Step 11Special needs!  Not all school systems are inclusive. Several of my friends have asked me to tell parents that Montgomery County Public School System is inclusive.   If you have a child with special needs, it is extremely important to know what resources are available, Desi Sowers, an agent in my office is a great resource, desi@desisowers.com or 540-320-1328. 

 

Some parents ask me about private education too.  When you move to a new area, you will have a lot to learn.  I am confident that we have the resources to help you make the right decisions for your child.

 

Here are some helpful area links:

 

Montgomery County Public Schools           http://www.mcps.org/

Craig County Public Schools                     http://www.craig.k12.va.us/home.aspx

Floyd County Public Schools                    http://www.floyd.k12.va.us/

Giles County Public Schools                      http://sbo.gilesk12.org/      

Pulaski County Schools                           http://www.pcva.us/

Radford City Schools                              http://www.rcps.org

Top Highschool Rankings may be view at ...                                                 http://www.newsweek.com/id/39380/?q=2008/rank/201/

Virginia Tech                                         http://www.vt.edu 

Radford University                                  http://www.runet.edu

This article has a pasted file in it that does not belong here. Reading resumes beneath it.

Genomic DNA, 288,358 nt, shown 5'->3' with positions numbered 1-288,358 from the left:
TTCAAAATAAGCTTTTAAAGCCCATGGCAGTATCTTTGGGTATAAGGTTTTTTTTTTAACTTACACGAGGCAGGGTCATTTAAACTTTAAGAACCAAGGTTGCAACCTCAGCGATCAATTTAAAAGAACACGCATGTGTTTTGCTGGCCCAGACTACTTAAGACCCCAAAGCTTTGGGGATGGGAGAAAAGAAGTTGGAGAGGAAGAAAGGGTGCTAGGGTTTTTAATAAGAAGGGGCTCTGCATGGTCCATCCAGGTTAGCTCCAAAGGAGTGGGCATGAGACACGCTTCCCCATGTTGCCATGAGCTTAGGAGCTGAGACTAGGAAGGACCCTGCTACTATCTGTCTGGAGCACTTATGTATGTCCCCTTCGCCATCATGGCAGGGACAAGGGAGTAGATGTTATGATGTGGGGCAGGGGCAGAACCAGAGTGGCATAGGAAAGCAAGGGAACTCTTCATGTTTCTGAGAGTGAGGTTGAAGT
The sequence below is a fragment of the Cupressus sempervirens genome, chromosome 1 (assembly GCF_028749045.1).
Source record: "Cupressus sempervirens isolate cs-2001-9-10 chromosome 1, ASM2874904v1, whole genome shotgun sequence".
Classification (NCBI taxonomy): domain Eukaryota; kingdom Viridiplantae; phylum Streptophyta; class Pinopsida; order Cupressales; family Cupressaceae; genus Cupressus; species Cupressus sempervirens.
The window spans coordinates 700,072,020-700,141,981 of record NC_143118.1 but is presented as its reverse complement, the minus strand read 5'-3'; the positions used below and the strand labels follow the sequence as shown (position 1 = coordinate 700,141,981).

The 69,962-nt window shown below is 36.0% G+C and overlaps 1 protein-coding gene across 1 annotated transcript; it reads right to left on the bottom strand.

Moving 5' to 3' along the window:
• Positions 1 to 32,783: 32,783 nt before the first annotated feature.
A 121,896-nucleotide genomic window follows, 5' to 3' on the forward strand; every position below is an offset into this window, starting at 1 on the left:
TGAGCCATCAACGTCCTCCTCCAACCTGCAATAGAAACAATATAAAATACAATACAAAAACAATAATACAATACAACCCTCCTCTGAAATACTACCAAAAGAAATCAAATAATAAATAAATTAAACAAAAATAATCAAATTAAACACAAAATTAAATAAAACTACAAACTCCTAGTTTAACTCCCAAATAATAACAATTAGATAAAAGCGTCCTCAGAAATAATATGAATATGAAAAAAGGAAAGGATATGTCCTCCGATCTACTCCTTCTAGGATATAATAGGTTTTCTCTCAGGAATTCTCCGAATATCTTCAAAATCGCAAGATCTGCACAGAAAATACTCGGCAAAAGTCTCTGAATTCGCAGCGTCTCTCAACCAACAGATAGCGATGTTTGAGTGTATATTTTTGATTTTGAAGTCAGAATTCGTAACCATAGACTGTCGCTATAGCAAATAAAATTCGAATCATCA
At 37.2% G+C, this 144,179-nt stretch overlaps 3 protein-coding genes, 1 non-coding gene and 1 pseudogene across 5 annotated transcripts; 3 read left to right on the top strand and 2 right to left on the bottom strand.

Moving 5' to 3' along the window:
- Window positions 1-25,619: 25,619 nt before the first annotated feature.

More information about other area schools including colleges, universities and private schools is available at http://www.prudentialradfordrealtors.com or if you have questions, send me an email at diana.blair@prudentialradfordrealtors.com or call me at 866-503-0156 - you will be talking to Brandon's mom and a Realtor®. 

 

Diana Blair

Broker and Manager

Prudential Radford & Associates, Realtors®

318 North Main Street

Blacksburg, VA  24060

Office:  540-552-4201

Email:  diana.blair@prudentialradfordrealtors.com

Licensed in Virginia    

Comments (2)

Anonymous
Anonymous

Hi Diana,

I think this is a great article.  When we moved from Blacksburg to St. Louis two years ago we did the things you mentioned in your blog.  I think this really helped the transition for our 3 children.  Our oldest son still felt like an outsider at times, but I think he still made a few friends that he still keeps in touch with even though he changed schools at the end of the year.  I think our kids had more trouble adjusting to a new teacher or teachers in the middle of the year than they did adjusting to the new school and new surroundings.  I  felt the teachers didn't want to take the extra time to get our kids 'up to speed' with what the other students had been already accustomed to all year since there were only 8 weeks left in the school year. 

Thanks for sending me the link!!

Dale

Oct 21, 2008 08:06 AM
#1
Diana Blair
Formerly RE/MAX 8 Manager - Blacksburg, VA

Dale!  Good to hear from you!  We hope that all is well in the St. Louis.  I appreciate  your  comments!  Probably, one of the most difficult situations when you move is to transition your children into a new school system. When my father was in the service, I remember that I had not learned fractions in the 3rd grade yet.  The class that I transferred to been working with fractions for a week.  I always hated to be behind the learning curve. I remember when your children moved here.  You moved them several times until you placed them at Beeks. 

Oct 21, 2008 08:37 AM